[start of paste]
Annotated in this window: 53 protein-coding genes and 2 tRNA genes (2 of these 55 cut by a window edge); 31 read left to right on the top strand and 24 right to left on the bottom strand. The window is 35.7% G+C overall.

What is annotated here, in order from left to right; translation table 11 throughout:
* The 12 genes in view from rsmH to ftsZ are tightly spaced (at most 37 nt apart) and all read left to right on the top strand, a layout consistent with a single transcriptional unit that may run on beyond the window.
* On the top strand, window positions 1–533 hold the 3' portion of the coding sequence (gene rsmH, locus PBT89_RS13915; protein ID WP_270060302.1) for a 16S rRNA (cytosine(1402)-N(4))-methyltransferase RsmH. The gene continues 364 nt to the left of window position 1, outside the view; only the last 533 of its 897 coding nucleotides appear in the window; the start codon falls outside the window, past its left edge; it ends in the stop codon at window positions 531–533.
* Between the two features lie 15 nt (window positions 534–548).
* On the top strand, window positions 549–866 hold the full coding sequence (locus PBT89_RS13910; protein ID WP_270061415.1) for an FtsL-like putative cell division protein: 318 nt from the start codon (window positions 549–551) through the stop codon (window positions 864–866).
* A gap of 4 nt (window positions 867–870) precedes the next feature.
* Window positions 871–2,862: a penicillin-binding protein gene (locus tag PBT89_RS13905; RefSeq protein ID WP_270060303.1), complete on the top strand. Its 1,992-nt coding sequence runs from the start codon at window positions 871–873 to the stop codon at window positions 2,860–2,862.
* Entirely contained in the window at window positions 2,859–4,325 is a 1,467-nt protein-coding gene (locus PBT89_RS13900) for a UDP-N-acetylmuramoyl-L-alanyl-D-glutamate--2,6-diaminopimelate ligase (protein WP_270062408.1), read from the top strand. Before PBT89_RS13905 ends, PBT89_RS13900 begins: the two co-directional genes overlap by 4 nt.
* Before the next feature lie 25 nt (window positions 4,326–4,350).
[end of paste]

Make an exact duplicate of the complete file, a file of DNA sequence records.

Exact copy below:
Annotated in this window: 53 protein-coding genes and 2 tRNA genes (2 of these 55 cut by a window edge); 31 read left to right on the top strand and 24 right to left on the bottom strand. The window is 35.7% G+C overall.

What is annotated here, in order from left to right; translation table 11 throughout:
* The 12 genes in view from rsmH to ftsZ are tightly spaced (at most 37 nt apart) and all read left to right on the top strand, a layout consistent with a single transcriptional unit that may run on beyond the window.
* On the top strand, window positions 1–533 hold the 3' portion of the coding sequence (gene rsmH, locus PBT89_RS13915; protein ID WP_270060302.1) for a 16S rRNA (cytosine(1402)-N(4))-methyltransferase RsmH. The gene continues 364 nt to the left of window position 1, outside the view; only the last 533 of its 897 coding nucleotides appear in the window; the start codon falls outside the window, past its left edge; it ends in the stop codon at window positions 531–533.
* Between the two features lie 15 nt (window positions 534–548).
* On the top strand, window positions 549–866 hold the full coding sequence (locus PBT89_RS13910; protein ID WP_270061415.1) for an FtsL-like putative cell division protein: 318 nt from the start codon (window positions 549–551) through the stop codon (window positions 864–866).
* A gap of 4 nt (window positions 867–870) precedes the next feature.
* Window positions 871–2,862: a penicillin-binding protein gene (locus tag PBT89_RS13905; RefSeq protein ID WP_270060303.1), complete on the top strand. Its 1,992-nt coding sequence runs from the start codon at window positions 871–873 to the stop codon at window positions 2,860–2,862.
* Entirely contained in the window at window positions 2,859–4,325 is a 1,467-nt protein-coding gene (locus PBT89_RS13900) for a UDP-N-acetylmuramoyl-L-alanyl-D-glutamate--2,6-diaminopimelate ligase (protein WP_270062408.1), read from the top strand. Before PBT89_RS13905 ends, PBT89_RS13900 begins: the two co-directional genes overlap by 4 nt.
* Before the next feature lie 25 nt (window positions 4,326–4,350).